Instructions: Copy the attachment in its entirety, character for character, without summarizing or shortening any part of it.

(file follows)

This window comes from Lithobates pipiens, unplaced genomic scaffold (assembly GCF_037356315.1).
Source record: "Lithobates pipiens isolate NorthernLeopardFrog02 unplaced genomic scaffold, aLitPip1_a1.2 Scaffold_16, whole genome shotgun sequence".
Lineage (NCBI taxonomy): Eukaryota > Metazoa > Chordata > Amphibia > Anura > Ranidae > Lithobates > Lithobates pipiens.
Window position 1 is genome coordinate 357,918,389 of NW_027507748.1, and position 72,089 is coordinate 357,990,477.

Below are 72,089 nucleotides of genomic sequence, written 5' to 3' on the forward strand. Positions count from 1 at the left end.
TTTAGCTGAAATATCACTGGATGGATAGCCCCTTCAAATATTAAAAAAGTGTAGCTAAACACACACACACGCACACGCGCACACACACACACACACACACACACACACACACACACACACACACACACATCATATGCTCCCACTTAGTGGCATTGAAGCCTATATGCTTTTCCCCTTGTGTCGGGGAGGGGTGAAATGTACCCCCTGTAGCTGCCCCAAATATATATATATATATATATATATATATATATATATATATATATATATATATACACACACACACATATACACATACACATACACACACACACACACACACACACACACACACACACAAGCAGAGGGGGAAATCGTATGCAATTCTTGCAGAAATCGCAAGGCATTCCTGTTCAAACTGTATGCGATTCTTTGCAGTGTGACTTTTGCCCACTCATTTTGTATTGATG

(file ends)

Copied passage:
This window comes from Lithobates pipiens, unplaced genomic scaffold (assembly GCF_037356315.1).
Source record: "Lithobates pipiens isolate NorthernLeopardFrog02 unplaced genomic scaffold, aLitPip1_a1.2 Scaffold_16, whole genome shotgun sequence".
Lineage (NCBI taxonomy): Eukaryota > Metazoa > Chordata > Amphibia > Anura > Ranidae > Lithobates > Lithobates pipiens.
Window position 1 is genome coordinate 357,918,389 of NW_027507748.1, and position 72,089 is coordinate 357,990,477.

Below are 72,089 nucleotides of genomic sequence, written 5' to 3' on the forward strand. Positions count from 1 at the left end.
TTTAGCTGAAATATCACTGGATGGATAGCCCCTTCAAATATTAAAAAAGTGTAGCTAAACACACACACACGCACACGCGCACACACACACACACACACACACACACACACACACACACACACACACACATCATATGCTCCCACTTAGTGGCATTGAAGCCTATATGCTTTTCCCCTTGTGTCGGGGAGGGGTGAAATGTACCCCCTGTAGCTGCCCCAAATATATATATATATATATATATATATATATATATATATATATATATATATATACACACACACACATATACACATACACATACACACACACACACACACACACACACACACACACACAAGCAGAGGGGGAAATCGTATGCAATTCTTGCAGAAATCGCAAGGCATTCCTGTTCAAACTGTATGCGATTCTTTGCAGTGTGACTTTTGCCCACTCATTTTGTATTGATG